Chapter 5: Electricity and Magnetism. Electricity and Magnetism.

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  • Slide 1
  • Chapter 5: Electricity and Magnetism
  • Slide 2
  • Electricity and Magnetism
  • Slide 3
  • What is Electricity? Electricity describes all the phenomena caused by positive and negative charges. Negatively charged bodies contain more electrons than protons. Positive charged bodies contain more protons than electrons.
  • Slide 4
  • What is Electricity? The charge of one electron or proton has a value of: 1.602x10 -19 C (C: Coulomb)
  • Slide 5
  • What is Electricity? 1 C = 6.25x10 18 electrons or protons
  • Slide 6
  • What is Electricity? - + + + Equal charges: repel each other Opposite charges: attract each other
  • Slide 7
  • Conductors and Insulators Since most objects are electrically neutral, charging an object consists in creating an imbalance in the electrical charge of that object. Materials can be divided in three groups, according to their reaction to the process of charging: Conductors Semiconductors Insulators
  • Slide 8
  • Conductors and Insulators Conductors : permit the free flow of electrical charges. Usually metals (weak attraction of valence electrons on the part of the atomic nucleus). When charged, its electrons move in one general direction, pushing one another and making the charge move along the circuit. Electrolytic solutions are also conductors (ions).
  • Slide 9
  • Conductors and Insulators Insulators: impede the free flow of electrical charges. Usually non-metals (strong attraction of valence electrons on the part of the atomic nucleus). When charged, its electrons are strongly held by the atomic nuclei, so charges do not move. Wood, glass, plastic, ceramics, paper, rubber, silk and air are also insulators.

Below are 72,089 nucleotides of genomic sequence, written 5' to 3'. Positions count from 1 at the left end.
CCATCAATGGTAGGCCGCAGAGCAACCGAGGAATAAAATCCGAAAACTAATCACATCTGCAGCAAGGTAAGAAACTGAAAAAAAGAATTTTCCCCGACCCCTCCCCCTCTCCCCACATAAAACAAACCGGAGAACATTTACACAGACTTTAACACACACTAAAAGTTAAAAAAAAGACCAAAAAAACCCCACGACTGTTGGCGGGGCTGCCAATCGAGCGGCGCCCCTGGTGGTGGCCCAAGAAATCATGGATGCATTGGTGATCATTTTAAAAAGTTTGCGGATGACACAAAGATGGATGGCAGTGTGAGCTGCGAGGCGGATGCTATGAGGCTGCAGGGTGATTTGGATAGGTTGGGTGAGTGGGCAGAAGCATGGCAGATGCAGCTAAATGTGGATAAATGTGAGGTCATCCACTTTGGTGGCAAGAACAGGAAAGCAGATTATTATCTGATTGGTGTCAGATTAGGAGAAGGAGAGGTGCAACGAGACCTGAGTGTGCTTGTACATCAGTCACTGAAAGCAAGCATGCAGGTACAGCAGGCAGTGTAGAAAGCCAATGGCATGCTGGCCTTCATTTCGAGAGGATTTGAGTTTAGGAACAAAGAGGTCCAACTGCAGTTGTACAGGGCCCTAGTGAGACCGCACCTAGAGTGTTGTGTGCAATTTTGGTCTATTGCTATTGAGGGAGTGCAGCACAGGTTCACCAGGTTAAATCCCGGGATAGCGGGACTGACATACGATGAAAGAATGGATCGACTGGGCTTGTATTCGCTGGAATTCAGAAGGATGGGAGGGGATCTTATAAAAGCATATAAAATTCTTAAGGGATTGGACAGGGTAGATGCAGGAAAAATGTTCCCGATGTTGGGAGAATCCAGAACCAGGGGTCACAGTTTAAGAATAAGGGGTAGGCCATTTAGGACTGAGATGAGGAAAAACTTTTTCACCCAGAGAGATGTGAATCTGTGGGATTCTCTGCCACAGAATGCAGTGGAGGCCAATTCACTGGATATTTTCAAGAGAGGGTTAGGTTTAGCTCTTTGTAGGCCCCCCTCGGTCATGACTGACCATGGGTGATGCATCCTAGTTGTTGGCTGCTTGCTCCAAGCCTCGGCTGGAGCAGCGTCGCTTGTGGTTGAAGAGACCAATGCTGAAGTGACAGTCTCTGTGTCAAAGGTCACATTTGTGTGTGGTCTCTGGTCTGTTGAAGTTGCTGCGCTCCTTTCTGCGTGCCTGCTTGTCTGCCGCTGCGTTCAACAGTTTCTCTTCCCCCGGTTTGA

• Slide 10
  • Static Electricity Describes all the phenomena related to electrical charges at rest. Metal-leaf electroscope: apparatus used to detect static electricity in an object (see Fig 5.11 on page 145 Textbook)
  • Slide 11
  • Static Electricity Charging by friction: Two neutral bodies rubbed against each other. Some electrons are pulled from one of them. Resulting: two opposite charged bodies (attraction!) See table 5.14 (page 146) for Triboelectric series when charged by friction.
  • Slide 12
  • Static Electricity Charging by conduction: Two solid bodies in contact with each other. The charge is transferred from the charged object to the second object. Resulting: two equally charged bodies, each with less charge than initially
  • Slide 13
  • Static Electricity Charging by induction: One charged body (A) approaches a neutral one (B). If B is a conductor: accumulation of equal amount of charges of opposite sign to those of A in the region of B closest to A. B remains after A is withdrawn. If B is an insulator: accumulation of equal amount of charges of opposite sign to those of A in the region of B closest to A. B will discharge as soon as A is withdrawn.
  • Slide 14

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